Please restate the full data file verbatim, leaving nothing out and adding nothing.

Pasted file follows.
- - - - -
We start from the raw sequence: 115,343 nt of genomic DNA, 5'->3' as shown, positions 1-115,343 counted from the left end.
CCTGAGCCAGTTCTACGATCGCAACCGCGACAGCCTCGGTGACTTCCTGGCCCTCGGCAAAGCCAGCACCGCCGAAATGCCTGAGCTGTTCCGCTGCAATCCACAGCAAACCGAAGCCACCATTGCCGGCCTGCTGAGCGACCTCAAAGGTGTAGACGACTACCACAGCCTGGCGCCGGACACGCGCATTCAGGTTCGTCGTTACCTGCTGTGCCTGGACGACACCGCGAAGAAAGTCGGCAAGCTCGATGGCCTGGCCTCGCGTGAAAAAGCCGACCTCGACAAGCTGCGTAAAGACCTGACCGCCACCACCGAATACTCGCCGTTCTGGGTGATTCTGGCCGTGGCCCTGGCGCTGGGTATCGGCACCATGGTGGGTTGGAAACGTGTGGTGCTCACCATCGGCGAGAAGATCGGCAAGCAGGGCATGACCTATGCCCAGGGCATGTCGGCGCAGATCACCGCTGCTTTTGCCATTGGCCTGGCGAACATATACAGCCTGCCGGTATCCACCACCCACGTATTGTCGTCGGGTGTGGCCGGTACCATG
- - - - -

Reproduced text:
We start from the raw sequence: 115,343 nt of genomic DNA, 5'->3' as shown, positions 1-115,343 counted from the left end.
CCTGAGCCAGTTCTACGATCGCAACCGCGACAGCCTCGGTGACTTCCTGGCCCTCGGCAAAGCCAGCACCGCCGAAATGCCTGAGCTGTTCCGCTGCAATCCACAGCAAACCGAAGCCACCATTGCCGGCCTGCTGAGCGACCTCAAAGGTGTAGACGACTACCACAGCCTGGCGCCGGACACGCGCATTCAGGTTCGTCGTTACCTGCTGTGCCTGGACGACACCGCGAAGAAAGTCGGCAAGCTCGATGGCCTGGCCTCGCGTGAAAAAGCCGACCTCGACAAGCTGCGTAAAGACCTGACCGCCACCACCGAATACTCGCCGTTCTGGGTGATTCTGGCCGTGGCCCTGGCGCTGGGTATCGGCACCATGGTGGGTTGGAAACGTGTGGTGCTCACCATCGGCGAGAAGATCGGCAAGCAGGGCATGACCTATGCCCAGGGCATGTCGGCGCAGATCACCGCTGCTTTTGCCATTGGCCTGGCGAACATATACAGCCTGCCGGTATCCACCACCCACGTATTGTCGTCGGGTGTGGCCGGTACCATG